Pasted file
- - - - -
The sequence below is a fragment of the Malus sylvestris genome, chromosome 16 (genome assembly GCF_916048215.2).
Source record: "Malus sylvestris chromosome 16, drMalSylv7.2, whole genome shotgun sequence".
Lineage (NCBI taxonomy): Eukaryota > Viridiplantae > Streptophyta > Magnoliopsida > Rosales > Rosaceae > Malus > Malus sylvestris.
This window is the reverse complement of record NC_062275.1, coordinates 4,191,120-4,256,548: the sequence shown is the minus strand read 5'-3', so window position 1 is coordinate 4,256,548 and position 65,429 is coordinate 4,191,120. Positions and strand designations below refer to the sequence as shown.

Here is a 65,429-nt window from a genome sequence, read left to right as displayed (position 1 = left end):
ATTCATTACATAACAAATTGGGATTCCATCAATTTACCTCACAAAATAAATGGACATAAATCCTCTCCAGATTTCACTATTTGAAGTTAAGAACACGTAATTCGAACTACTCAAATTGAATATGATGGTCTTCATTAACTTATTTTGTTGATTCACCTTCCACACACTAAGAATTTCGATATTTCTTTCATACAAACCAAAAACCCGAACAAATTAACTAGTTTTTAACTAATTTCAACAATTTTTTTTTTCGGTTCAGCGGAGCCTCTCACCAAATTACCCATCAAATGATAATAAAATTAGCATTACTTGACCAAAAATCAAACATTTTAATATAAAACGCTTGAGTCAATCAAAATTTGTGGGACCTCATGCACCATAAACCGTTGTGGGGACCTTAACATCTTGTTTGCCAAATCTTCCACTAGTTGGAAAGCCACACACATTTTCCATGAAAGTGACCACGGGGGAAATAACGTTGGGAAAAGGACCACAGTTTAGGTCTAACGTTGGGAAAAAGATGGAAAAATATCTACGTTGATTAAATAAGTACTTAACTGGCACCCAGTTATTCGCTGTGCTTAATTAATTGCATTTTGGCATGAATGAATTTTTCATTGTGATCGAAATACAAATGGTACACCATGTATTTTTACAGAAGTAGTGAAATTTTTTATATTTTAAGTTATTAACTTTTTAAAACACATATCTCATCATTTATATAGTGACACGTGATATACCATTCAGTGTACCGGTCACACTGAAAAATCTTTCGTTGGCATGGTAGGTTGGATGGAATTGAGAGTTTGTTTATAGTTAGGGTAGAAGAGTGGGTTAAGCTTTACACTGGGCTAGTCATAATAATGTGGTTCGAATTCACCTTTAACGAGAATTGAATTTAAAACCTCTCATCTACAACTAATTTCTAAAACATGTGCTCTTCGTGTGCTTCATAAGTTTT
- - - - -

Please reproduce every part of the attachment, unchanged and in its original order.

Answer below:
The sequence below is a fragment of the Malus sylvestris genome, chromosome 16 (genome assembly GCF_916048215.2).
Source record: "Malus sylvestris chromosome 16, drMalSylv7.2, whole genome shotgun sequence".
Lineage (NCBI taxonomy): Eukaryota > Viridiplantae > Streptophyta > Magnoliopsida > Rosales > Rosaceae > Malus > Malus sylvestris.
This window is the reverse complement of record NC_062275.1, coordinates 4,191,120-4,256,548: the sequence shown is the minus strand read 5'-3', so window position 1 is coordinate 4,256,548 and position 65,429 is coordinate 4,191,120. Positions and strand designations below refer to the sequence as shown.

Here is a 65,429-nt window from a genome sequence, read left to right as displayed (position 1 = left end):
ATTCATTACATAACAAATTGGGATTCCATCAATTTACCTCACAAAATAAATGGACATAAATCCTCTCCAGATTTCACTATTTGAAGTTAAGAACACGTAATTCGAACTACTCAAATTGAATATGATGGTCTTCATTAACTTATTTTGTTGATTCACCTTCCACACACTAAGAATTTCGATATTTCTTTCATACAAACCAAAAACCCGAACAAATTAACTAGTTTTTAACTAATTTCAACAATTTTTTTTTTCGGTTCAGCGGAGCCTCTCACCAAATTACCCATCAAATGATAATAAAATTAGCATTACTTGACCAAAAATCAAACATTTTAATATAAAACGCTTGAGTCAATCAAAATTTGTGGGACCTCATGCACCATAAACCGTTGTGGGGACCTTAACATCTTGTTTGCCAAATCTTCCACTAGTTGGAAAGCCACACACATTTTCCATGAAAGTGACCACGGGGGAAATAACGTTGGGAAAAGGACCACAGTTTAGGTCTAACGTTGGGAAAAAGATGGAAAAATATCTACGTTGATTAAATAAGTACTTAACTGGCACCCAGTTATTCGCTGTGCTTAATTAATTGCATTTTGGCATGAATGAATTTTTCATTGTGATCGAAATACAAATGGTACACCATGTATTTTTACAGAAGTAGTGAAATTTTTTATATTTTAAGTTATTAACTTTTTAAAACACATATCTCATCATTTATATAGTGACACGTGATATACCATTCAGTGTACCGGTCACACTGAAAAATCTTTCGTTGGCATGGTAGGTTGGATGGAATTGAGAGTTTGTTTATAGTTAGGGTAGAAGAGTGGGTTAAGCTTTACACTGGGCTAGTCATAATAATGTGGTTCGAATTCACCTTTAACGAGAATTGAATTTAAAACCTCTCATCTACAACTAATTTCTAAAACATGTGCTCTTCGTGTGCTTCATAAGTTTT